I recall a story about the Judge where a man was arrested for stealing a package of lunch meats by placing them down the front of his trousers and walking out of the store. The amount of the theft was small but he had stolen food in the past. He was brought before my Dad having already spent a week in jail as there was no one to put up bail for him. Realizing that this man was simply hungry and alone, he asked all of the attorneys in the room to kick in a few dollars and help this man. Not because the “law require it” but because humanity required nothing less. Going above what the law required and taking care of the poor-another core Jewish value.

He raised four semi-well-adjusted children. The four of us have each raised a family of our own. He instilled in us a love for Judaism, a love for learning and a love for political debate of the topics of the day. Have an opinion but be informed.

All of his children believed that they had a ‘happy and fulfilled’ childhood and we all pray that our children will say the same thing about their childhood someday, that it was ‘happy and fulfilled.’  While he could not leap a two-story building he was big in my eyes, and he kept his family strong and together and his positive approach to life and people were clearly Jewish approaches. He was a man of integrity and simple desires. He practiced acts of kindness.  These attributes fits my definition of a Jewish hero, a Jewish mentor.

My Mother:  she too embodies numerous Jewish values I find worth emulating. She is warm and sensitive and despite a Jewish stereotype of being “talkers”, she is a good listener. And if she could not find the words, her warm embrace takes away some of the pain and uncertainty of life. Parents who talk to their children are mentors.

While not college educated, she is an avid reader and advocate for all types of learning. We had books and magazines throughout the house. This belief in education is a fundamental Jewish value. She made us go to Hebrew school even when we didn’t want to because she thought a Jewish education was important to being a well-rounded, grounded and moral person. She welcomed spouses, grandchildren, great-grandchildren and friends into her home and when people come to her house, they feel they are at home.

She was a member of the Chevra Kadisha, the Jewish Burial Society for many years. She showed the Jewish value of respect for the deceased by performing ritual bathing and dressing of the deceased, devoid of any ulterior motive as the deceased cannot thank her for this last act of kindness and honor. She performed this quietly and un-assumedly.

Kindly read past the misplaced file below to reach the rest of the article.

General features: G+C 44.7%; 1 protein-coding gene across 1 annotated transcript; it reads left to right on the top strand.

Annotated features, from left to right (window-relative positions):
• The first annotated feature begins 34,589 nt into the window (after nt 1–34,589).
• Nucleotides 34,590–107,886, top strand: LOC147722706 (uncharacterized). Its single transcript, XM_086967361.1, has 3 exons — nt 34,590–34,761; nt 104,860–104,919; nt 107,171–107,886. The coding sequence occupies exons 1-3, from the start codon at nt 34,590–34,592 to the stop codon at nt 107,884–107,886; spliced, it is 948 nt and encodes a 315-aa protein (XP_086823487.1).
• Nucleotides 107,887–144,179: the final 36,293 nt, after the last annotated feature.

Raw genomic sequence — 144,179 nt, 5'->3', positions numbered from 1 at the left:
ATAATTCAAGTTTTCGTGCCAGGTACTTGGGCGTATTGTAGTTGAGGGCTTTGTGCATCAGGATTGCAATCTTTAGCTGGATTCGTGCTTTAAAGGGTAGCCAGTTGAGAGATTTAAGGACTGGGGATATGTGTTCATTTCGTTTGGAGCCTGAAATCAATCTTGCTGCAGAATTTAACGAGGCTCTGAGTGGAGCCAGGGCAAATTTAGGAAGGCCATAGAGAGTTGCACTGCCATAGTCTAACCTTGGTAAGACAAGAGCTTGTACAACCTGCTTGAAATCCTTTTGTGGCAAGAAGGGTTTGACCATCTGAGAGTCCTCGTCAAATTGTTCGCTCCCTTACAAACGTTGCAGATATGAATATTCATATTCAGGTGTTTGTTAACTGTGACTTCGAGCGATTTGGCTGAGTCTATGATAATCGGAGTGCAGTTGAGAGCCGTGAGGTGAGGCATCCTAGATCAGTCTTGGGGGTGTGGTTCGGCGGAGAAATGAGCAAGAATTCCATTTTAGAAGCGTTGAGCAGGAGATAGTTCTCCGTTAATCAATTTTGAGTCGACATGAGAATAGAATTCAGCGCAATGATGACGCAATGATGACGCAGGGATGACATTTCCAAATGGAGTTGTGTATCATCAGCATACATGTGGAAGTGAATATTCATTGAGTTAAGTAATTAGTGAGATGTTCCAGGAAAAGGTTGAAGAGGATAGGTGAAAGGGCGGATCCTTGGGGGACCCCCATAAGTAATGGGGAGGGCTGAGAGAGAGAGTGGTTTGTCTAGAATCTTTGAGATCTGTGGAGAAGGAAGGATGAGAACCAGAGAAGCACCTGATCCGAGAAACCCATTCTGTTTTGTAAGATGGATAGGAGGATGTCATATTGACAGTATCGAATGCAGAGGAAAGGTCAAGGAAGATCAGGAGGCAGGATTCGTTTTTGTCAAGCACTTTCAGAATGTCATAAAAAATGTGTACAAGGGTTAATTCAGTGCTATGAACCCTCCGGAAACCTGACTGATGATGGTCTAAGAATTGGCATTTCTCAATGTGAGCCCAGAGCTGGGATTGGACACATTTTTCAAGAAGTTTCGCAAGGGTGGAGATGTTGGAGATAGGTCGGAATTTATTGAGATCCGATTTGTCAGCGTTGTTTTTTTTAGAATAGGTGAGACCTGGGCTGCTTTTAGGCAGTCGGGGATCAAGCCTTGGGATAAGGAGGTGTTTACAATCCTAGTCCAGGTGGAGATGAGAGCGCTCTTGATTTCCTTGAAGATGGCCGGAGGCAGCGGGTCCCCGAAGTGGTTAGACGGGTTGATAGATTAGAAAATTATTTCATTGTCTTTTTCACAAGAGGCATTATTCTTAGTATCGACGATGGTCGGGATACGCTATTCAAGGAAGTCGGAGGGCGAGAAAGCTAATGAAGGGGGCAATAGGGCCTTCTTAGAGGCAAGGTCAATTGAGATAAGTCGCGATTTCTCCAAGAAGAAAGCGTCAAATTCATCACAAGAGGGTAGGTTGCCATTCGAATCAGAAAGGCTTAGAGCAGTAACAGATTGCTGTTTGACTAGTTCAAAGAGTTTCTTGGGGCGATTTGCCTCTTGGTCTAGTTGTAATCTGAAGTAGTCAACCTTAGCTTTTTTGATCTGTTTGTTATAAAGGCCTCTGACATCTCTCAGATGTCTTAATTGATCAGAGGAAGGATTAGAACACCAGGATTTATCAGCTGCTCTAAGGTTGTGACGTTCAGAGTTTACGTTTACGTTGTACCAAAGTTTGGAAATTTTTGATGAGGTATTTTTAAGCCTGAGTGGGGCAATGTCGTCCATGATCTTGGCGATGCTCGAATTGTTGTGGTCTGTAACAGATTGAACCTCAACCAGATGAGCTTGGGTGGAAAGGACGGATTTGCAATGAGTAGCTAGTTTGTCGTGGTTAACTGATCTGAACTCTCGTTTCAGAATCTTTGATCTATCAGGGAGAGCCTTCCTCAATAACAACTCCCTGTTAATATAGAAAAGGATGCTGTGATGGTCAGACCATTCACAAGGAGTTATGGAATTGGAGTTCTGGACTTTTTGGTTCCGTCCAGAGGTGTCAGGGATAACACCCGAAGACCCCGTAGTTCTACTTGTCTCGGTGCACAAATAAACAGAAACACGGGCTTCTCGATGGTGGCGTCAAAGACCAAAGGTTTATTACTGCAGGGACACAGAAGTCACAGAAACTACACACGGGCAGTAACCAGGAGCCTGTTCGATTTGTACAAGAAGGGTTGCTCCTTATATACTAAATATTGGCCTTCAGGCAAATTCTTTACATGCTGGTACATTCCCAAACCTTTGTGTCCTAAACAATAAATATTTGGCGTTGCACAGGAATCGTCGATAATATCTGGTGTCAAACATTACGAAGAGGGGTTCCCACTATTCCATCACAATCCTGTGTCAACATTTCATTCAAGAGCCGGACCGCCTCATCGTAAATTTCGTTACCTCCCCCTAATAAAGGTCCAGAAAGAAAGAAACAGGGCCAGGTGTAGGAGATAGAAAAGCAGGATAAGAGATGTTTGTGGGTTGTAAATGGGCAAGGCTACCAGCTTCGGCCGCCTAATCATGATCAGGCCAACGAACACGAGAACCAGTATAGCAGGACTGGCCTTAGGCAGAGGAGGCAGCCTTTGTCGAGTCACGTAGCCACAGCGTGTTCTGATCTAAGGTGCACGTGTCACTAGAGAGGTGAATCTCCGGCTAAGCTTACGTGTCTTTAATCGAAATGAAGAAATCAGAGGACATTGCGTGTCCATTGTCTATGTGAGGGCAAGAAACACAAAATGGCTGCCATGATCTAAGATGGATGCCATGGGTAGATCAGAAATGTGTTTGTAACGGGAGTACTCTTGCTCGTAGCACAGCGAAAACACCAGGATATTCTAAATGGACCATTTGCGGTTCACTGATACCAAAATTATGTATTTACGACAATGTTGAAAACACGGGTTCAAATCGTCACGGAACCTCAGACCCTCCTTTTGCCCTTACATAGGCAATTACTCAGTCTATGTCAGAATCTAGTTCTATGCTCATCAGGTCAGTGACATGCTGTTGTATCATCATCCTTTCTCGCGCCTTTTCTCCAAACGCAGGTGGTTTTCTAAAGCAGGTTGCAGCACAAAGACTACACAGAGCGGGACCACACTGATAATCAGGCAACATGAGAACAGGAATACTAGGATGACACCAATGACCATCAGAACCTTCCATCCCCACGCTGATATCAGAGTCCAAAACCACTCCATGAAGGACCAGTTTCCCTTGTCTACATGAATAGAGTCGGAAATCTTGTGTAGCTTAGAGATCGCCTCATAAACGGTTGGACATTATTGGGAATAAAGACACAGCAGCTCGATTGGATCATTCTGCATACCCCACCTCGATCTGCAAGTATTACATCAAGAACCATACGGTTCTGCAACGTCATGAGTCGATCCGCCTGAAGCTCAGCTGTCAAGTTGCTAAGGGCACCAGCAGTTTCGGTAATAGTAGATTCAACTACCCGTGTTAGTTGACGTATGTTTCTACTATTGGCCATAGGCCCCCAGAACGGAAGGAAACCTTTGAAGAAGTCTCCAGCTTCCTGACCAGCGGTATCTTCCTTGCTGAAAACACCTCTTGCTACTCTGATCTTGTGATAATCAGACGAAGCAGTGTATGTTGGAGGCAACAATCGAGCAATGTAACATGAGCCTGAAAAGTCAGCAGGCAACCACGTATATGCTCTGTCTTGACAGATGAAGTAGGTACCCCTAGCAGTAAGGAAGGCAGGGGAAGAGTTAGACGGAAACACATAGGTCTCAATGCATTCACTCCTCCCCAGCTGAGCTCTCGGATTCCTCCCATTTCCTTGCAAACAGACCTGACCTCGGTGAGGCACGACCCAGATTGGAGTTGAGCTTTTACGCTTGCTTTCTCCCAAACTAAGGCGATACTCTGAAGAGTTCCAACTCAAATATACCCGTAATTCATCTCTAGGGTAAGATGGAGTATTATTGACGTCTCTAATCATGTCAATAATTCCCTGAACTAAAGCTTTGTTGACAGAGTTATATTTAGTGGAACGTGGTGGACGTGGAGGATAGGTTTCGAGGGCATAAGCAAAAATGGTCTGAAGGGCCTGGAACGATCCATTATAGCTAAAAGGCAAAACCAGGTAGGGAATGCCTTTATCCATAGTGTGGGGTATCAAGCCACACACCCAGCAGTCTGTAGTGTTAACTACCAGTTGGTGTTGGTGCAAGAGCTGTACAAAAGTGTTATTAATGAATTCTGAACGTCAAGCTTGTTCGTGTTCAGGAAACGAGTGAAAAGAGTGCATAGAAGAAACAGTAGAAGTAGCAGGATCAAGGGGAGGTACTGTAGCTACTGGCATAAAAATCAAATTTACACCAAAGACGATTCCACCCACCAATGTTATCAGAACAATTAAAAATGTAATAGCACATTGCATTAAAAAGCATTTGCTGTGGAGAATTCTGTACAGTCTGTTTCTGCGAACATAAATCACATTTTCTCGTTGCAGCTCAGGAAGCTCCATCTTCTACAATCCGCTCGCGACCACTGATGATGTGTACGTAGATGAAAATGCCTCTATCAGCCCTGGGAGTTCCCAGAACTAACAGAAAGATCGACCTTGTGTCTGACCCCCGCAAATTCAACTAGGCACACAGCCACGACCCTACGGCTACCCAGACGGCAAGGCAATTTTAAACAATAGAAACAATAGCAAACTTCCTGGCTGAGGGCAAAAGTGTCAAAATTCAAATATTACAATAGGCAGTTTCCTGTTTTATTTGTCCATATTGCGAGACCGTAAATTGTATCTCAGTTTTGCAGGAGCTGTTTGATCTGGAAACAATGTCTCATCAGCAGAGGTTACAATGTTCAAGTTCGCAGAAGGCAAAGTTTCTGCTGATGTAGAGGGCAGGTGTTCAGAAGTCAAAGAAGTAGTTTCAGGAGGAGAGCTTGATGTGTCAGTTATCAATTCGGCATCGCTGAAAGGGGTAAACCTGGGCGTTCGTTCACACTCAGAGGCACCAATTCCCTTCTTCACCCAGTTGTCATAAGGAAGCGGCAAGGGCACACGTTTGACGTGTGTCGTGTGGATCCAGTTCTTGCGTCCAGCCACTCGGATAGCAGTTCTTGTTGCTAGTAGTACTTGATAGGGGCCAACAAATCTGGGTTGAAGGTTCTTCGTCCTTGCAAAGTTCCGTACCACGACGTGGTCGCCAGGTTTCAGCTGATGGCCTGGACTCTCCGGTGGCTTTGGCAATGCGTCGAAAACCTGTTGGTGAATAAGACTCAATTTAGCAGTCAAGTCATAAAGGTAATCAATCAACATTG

She attended to my great aunt at the Doctor Sher home and she willingly had her mother-in-law live with us for several years as a sign of respect for the aged and I think as a sign of respect for life in general.  She loved my grandparents and honored my father with her affection towards them. She lives by the Jewish creed to honor one’s mother and father and show reverence to the aged.

She worked for years at the Anti-Defamation League because she believed in the fight against discrimination in any form. I think this fulfills the Jewish obligation to welcome the stranger in your midst.

She cared for my father throughout his life but especially when he became more frail and dependent in his last few years. She believed in the vows “in sickness and in health” which I believe are very Jewish values in the commandment to respect the bride and the groom.

Her Jewish values are strong and demonstrated to her children daily.

This congregation:

And I think the people in this congregation meet my definition of everyday heroes. You have built this wondrous place and provided a caring and professional staff where I can come to feel safe, warm, feel secure, where I feel a sense of community and belonging. You have welcomed me and my family and made us feel a part of something so much bigger than ourselves. Your selfless act of building a community, a Jewish community is worthy of praise.

My wish is that you continue to be “everyday heroes” to someone, even if you are reluctant heroes– as the world is in desperate need of more heroes!

Shabbat Shalom